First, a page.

Activision is moving Blizzard's StarCraft II into the first half of 2010 to coincide with the launch of the Battle.net service, and on the company's second quarter call to investors today, Gamasutra was there to hear CEO Bobby Kotick and Blizzard head Mike Morhaime explain, laying out expansive plans for the online service.
The company's vision for Battle.net is a "true online destination platform," and Kotick expects it to "become the foundation for connecting tens of millions [of players] in the Blizzard community in a social gaming network across all Blizzard's future games."
"This will begin with World of Warcraft and StarCraft II," Kotick added, calling the planned service, built by the Blizzard team, "similar to Xbox Live." It's primarily Battle.net, not StarCraft II -- subtitled "Wings of Liberty" that needs this additional prep time, according to Activision.
Also on the call, Morhaime explained that in addition to tournaments, rankings and multiplayer matching, the new Battle.net will "add social networking features, cross-game communications, unified log-in and account management and more."
"Eventually, it will allow [players] to connect, communicate and share experiences with each other through the service regardless of which blizzard games they are playing," Morhaime added.
Given that Battle.net will be "integrated with StarCraft II more tightly than any previous Blizzard game," it's essential to spend enough time preparing it, said Morhaime. "We recognize that we only get one chance to make a first impression."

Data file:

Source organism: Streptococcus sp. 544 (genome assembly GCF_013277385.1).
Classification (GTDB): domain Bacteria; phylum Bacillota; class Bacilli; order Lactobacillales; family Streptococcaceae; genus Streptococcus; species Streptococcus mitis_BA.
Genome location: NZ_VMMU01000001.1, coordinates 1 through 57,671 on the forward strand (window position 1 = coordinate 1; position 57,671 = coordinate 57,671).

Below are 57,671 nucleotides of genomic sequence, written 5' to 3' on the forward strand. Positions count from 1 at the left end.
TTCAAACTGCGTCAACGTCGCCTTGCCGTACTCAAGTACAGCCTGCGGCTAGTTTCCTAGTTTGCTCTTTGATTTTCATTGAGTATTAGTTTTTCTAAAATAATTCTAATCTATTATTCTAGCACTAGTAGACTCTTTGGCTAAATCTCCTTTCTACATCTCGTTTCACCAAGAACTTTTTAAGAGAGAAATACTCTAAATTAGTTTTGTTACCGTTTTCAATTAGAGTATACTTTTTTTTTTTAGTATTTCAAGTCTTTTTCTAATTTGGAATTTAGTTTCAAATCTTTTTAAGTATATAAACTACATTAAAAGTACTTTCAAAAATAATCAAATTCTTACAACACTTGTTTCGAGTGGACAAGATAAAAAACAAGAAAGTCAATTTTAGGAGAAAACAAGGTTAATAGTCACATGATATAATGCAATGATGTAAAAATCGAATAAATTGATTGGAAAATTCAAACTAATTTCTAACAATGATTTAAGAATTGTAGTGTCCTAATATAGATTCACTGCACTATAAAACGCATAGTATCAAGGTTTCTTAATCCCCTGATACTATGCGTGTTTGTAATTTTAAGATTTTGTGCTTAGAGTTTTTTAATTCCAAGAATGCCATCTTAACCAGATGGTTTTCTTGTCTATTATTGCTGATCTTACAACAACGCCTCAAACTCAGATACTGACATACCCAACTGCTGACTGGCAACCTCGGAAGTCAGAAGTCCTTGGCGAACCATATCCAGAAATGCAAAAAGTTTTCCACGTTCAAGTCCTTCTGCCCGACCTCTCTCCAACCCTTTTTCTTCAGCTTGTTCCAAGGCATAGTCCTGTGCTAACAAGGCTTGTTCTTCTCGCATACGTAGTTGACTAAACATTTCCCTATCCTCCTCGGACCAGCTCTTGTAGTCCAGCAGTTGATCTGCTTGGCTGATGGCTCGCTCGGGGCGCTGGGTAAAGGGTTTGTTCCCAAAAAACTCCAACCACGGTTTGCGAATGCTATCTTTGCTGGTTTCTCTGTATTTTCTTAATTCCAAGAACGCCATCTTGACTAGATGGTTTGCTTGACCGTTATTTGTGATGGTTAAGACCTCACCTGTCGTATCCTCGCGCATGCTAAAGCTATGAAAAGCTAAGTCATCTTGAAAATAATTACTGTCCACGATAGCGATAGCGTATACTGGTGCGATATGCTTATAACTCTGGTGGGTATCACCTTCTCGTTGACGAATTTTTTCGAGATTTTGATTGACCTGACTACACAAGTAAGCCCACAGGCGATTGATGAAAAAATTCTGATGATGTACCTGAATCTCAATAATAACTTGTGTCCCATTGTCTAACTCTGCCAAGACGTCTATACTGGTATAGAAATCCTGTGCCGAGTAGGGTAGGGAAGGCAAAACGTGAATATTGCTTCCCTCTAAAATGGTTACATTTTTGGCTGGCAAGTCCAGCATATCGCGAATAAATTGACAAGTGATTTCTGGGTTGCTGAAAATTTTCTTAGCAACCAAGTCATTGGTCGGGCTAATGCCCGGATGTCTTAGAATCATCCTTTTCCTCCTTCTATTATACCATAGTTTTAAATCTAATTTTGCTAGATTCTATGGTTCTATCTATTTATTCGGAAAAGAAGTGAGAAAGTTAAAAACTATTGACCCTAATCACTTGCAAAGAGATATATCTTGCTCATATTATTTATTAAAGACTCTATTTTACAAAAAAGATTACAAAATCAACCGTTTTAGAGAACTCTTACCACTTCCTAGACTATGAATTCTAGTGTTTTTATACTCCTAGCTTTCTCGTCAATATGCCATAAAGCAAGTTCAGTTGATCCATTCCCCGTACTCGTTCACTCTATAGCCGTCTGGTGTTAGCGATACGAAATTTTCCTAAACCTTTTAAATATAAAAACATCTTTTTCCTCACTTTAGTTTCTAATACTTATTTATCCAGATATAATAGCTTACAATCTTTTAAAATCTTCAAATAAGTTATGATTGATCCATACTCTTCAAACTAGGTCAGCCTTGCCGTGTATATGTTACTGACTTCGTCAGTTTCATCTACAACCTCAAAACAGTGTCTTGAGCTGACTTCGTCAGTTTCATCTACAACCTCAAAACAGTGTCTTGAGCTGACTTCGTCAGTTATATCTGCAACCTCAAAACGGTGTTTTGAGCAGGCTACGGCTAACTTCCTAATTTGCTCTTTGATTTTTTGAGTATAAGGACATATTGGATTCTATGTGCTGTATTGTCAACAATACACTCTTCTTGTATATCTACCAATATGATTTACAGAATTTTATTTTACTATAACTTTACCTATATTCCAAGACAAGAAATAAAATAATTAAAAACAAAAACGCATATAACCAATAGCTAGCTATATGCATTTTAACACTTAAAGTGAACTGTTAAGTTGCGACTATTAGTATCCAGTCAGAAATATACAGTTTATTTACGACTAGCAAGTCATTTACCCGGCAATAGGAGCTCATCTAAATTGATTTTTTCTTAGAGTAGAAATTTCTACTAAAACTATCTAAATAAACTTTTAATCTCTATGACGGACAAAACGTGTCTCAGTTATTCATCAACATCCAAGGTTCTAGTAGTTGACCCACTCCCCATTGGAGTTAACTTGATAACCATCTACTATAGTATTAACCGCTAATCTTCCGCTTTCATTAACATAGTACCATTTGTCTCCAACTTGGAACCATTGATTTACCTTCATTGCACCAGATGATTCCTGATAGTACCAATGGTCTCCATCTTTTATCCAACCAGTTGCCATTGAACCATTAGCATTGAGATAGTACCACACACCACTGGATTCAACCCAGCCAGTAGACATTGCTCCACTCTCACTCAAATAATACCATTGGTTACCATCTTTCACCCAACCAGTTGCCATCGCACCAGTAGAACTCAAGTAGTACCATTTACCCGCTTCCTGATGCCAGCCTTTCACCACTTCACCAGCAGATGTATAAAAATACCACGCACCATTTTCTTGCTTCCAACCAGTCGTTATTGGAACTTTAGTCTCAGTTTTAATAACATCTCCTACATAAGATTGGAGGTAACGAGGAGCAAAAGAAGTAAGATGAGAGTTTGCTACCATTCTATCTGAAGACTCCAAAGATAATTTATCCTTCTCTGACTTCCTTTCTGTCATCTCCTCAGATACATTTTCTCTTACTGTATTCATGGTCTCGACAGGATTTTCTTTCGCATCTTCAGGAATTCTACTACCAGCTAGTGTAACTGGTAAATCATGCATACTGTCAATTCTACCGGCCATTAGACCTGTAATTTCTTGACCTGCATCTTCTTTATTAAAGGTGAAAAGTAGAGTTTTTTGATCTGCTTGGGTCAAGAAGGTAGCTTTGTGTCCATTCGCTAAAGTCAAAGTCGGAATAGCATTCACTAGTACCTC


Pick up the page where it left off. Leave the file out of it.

"There is no better opportunity to launch this strategic initiative than through the launch of StarCraft II," said Kotick on the call. "The Battle.net platform is an investment in the future of gaming, and an opportunity that we are uniquely positioned to capitalize on."
Morhaime also said that following StarCraft II's launch, the Blizzard team will move "immediately" onto the first of two expansions, and "continue developing and implementing advanced Battle.net features."
Kotick also alluded to the publisher's struggles to get WoW back up and running in China, where the game has suffered downtime in the transition to operator Netease. He expressed confidence in the company, calling the partnership "a long-term investment with a very capable and committed partner."
"Netease has already made significant investments in upgrading the technology infrastructure of the World of Warcraft service," he said. "In fact, from a quality of hardware and network perspective, China is our most advanced geography."
Both the Netease transition and StarCraft II's delay are short-term compromises for long-term gains, Kotick asserted, lauding the company's "enviable" flexibility to strategize in such a way.
In what may have been a dig at rival Electronic Arts, for which it competes on various metrics for the title of number one publisher, Kotick noted that Activision is "not preoccupied with dramatic restructuring, burdensome investments to develop online game capabilities... [or] entering new geographies like China and Korea."